The following tweet was put out by Adam Baldwin the other day (note: he frequently deletes his tweets so the reference is no longer valid):
Adam Baldwin put out the challenge above asking essentially, what did atheism ever do for humanity. Of course, he worded it in a very negative and sophistic way.
My response is as follows:
The value of atheism is that it is a rejection of the FALSE religious claims of just cause for genocide, genital mutilation, stoning to death, torture, and hate (etc). Atheism itself (the rejection of theism) provides ABSOLUTELY NO BASIS for such obviously abhorrent actions.
So, you might ask, how does a secular person justify 'morality'. The answer is: EXACTLY THE SAME WAY EVERY OTHER SINGLE PERSON HAS EVER DONE SO.
You learned your fundamental moral behaviors LONG before you knew anything about the details of the bible (and, in fact, a lucky few among us do not have any poisonous religious claims polluting their mind yet they are moral beings as well). You ALREADY knew it was wrong to hurt others because you FELT it. And the few people who don't feel this way are the psychopaths and sociopaths in the world. It has NEVER been demonstrated that a non-belief in god is correlated with a lack of empathy in any way. On the other hand, religious up-bringings HAVE been shown to have PTSD-like effects on children.
We humans have 'mirror' neurons which enable us to virtually experience what others actually experience. When you see someone else harmed you (tend to) imagine that you feel what they are feeling (unless you are mentally damaged). This is the underlying basis of our empathic drive and forms the fundamental basis for our sense of morality. Neuroscience is making incredible progress in this area of research.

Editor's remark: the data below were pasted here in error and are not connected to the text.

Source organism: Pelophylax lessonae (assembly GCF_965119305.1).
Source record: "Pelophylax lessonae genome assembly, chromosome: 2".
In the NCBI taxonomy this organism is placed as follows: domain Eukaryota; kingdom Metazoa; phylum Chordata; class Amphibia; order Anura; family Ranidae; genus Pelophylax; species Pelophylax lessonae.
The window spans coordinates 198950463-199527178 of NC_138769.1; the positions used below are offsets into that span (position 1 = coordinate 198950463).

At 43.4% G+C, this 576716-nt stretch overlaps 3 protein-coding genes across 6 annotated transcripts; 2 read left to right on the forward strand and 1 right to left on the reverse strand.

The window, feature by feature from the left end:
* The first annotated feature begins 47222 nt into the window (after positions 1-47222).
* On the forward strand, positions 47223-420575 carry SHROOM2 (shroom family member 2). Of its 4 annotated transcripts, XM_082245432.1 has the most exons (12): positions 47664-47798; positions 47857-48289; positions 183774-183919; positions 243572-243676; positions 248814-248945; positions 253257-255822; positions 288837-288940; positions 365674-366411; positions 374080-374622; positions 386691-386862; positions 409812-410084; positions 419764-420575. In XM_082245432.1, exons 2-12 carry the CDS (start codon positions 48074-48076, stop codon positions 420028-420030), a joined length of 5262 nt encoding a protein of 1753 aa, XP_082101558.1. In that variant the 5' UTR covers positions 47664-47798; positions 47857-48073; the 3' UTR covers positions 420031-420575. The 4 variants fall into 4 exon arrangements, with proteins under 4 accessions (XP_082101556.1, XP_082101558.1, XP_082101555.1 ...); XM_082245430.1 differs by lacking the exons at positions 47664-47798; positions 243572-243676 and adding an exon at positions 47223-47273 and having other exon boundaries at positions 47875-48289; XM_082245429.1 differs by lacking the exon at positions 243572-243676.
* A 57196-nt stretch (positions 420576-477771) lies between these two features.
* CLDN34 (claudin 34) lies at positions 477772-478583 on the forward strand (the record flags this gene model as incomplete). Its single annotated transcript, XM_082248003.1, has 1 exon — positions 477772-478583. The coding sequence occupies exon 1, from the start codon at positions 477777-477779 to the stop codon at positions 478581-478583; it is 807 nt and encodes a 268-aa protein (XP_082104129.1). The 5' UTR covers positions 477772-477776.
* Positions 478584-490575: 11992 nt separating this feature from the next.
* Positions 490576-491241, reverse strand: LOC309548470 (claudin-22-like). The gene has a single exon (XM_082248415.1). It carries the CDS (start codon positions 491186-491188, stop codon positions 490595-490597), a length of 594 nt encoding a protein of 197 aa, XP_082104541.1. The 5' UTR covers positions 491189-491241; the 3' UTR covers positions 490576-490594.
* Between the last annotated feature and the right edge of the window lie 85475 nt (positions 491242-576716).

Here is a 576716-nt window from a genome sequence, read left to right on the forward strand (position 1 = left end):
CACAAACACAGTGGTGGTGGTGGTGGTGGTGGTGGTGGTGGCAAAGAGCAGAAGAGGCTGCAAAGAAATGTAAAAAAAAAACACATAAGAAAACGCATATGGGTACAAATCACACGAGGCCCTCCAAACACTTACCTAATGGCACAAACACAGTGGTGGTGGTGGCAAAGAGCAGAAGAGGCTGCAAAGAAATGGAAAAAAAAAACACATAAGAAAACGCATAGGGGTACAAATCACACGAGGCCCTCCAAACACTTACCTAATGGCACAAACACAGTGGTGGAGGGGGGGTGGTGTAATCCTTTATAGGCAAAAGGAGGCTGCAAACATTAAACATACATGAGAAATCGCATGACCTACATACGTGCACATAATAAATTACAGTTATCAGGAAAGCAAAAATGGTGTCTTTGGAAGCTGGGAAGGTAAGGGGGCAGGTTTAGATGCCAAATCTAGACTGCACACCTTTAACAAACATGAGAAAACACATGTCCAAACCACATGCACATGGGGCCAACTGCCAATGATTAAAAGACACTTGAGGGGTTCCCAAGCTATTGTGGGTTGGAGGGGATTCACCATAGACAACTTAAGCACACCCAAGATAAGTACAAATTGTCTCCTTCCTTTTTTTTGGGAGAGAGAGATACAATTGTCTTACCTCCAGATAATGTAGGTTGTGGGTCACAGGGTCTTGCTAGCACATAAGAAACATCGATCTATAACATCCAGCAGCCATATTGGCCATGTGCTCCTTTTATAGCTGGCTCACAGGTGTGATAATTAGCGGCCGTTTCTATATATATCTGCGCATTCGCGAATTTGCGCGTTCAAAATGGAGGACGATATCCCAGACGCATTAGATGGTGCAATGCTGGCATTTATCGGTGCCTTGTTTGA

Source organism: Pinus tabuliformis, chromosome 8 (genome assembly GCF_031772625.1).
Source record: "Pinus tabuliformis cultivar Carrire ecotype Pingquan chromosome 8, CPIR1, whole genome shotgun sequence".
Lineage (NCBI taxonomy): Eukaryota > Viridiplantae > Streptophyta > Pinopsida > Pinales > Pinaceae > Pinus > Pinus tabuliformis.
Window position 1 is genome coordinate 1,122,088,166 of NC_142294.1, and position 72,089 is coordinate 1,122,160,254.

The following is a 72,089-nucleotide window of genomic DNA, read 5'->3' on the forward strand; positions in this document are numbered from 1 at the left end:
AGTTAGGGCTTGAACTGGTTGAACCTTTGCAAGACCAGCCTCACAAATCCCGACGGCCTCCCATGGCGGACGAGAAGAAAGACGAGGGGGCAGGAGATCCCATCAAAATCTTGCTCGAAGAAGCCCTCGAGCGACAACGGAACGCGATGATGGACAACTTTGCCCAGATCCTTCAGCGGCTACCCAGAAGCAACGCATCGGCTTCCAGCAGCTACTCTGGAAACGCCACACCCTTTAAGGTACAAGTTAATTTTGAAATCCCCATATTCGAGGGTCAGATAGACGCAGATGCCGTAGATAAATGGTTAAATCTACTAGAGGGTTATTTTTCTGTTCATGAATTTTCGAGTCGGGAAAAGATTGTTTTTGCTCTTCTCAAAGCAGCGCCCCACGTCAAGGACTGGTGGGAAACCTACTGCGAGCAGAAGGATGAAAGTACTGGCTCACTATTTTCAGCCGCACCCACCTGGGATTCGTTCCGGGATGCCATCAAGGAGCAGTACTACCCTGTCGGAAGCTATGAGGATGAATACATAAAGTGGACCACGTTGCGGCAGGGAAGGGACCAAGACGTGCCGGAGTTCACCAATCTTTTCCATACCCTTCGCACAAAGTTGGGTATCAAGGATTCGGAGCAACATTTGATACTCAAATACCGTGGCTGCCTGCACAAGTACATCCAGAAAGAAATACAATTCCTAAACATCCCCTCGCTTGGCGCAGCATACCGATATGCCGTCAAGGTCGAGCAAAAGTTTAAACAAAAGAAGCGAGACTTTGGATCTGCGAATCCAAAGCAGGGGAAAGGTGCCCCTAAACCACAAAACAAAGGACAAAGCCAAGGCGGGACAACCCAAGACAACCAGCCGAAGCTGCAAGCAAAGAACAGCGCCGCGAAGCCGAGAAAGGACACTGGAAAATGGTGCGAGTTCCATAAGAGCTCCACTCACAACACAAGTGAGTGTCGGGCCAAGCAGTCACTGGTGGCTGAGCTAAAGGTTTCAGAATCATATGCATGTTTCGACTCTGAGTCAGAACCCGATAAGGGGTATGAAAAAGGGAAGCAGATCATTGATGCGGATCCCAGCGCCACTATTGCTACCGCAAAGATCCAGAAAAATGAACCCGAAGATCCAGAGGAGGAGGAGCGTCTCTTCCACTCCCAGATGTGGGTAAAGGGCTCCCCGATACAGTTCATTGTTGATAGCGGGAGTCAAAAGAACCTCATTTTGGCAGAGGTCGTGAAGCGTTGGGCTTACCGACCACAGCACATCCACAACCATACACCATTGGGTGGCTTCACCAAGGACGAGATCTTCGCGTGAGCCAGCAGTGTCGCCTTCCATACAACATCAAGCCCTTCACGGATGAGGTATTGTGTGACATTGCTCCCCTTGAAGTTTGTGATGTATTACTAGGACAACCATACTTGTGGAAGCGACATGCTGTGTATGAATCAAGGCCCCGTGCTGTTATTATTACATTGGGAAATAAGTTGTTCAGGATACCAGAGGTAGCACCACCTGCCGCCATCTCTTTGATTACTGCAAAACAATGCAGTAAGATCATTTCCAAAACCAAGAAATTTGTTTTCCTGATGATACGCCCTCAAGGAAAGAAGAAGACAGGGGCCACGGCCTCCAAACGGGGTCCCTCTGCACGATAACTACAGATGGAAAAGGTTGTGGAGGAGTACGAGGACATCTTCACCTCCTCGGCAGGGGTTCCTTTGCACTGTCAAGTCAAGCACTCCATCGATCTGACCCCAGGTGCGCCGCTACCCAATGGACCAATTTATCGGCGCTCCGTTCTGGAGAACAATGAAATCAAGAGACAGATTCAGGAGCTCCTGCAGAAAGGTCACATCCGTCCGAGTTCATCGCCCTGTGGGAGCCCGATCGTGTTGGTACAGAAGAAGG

Secondly, humans have the ability to share our ideas as a collective group. Through various agreements (implicit and explicit) we have established rules for social order that result in mutual support and protection of groups that we identify with (and to our great collective misfortune, also leads to conflicts with groups that we do NOT identify with).
Finally, because we are able to observe, reason, and make determinations for our individual and collective well-being (e.g., I'm hungry, I need to eat -- or my family is hungry, I need to hunt) we are also able to make similar determinations about our behaviors and their consequences in other areas of life.
Go back 10,000 years and imagine that you are a stranger entering a village and you start acting erratically (yelling, jumping around, acting unusual, foaming at the mouth, etc). The villagers might well kill you in self-defense.
It's not immoral to act strangely and yet people would have KNOWN not to do it. They don't need a 'god' to tell them how others are going to react to things.
You don't have to actually DO a thing to make a fairly good assessment of this result and adjust your behavior accordingly, if you are familiar with the customs and culture.